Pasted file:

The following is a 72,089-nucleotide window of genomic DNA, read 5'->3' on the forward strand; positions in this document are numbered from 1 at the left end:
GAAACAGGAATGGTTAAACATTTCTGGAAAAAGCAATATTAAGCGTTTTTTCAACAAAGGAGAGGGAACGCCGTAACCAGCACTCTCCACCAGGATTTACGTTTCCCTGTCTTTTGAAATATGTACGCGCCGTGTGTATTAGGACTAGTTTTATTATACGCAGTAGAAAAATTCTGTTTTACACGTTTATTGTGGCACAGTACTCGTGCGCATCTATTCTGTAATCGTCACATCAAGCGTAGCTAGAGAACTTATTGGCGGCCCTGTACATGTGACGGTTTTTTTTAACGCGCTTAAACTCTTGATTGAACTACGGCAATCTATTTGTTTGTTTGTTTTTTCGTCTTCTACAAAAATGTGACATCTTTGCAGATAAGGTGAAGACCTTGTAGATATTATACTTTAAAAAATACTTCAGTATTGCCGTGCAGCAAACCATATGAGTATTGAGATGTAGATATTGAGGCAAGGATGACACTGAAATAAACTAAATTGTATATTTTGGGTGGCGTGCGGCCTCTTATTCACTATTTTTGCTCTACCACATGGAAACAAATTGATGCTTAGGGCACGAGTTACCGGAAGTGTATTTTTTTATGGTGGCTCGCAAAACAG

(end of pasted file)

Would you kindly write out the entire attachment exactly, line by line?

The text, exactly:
The following is a 72,089-nucleotide window of genomic DNA, read 5'->3' on the forward strand; positions in this document are numbered from 1 at the left end:
GAAACAGGAATGGTTAAACATTTCTGGAAAAAGCAATATTAAGCGTTTTTTCAACAAAGGAGAGGGAACGCCGTAACCAGCACTCTCCACCAGGATTTACGTTTCCCTGTCTTTTGAAATATGTACGCGCCGTGTGTATTAGGACTAGTTTTATTATACGCAGTAGAAAAATTCTGTTTTACACGTTTATTGTGGCACAGTACTCGTGCGCATCTATTCTGTAATCGTCACATCAAGCGTAGCTAGAGAACTTATTGGCGGCCCTGTACATGTGACGGTTTTTTTTAACGCGCTTAAACTCTTGATTGAACTACGGCAATCTATTTGTTTGTTTGTTTTTTCGTCTTCTACAAAAATGTGACATCTTTGCAGATAAGGTGAAGACCTTGTAGATATTATACTTTAAAAAATACTTCAGTATTGCCGTGCAGCAAACCATATGAGTATTGAGATGTAGATATTGAGGCAAGGATGACACTGAAATAAACTAAATTGTATATTTTGGGTGGCGTGCGGCCTCTTATTCACTATTTTTGCTCTACCACATGGAAACAAATTGATGCTTAGGGCACGAGTTACCGGAAGTGTATTTTTTTATGGTGGCTCGCAAAACAG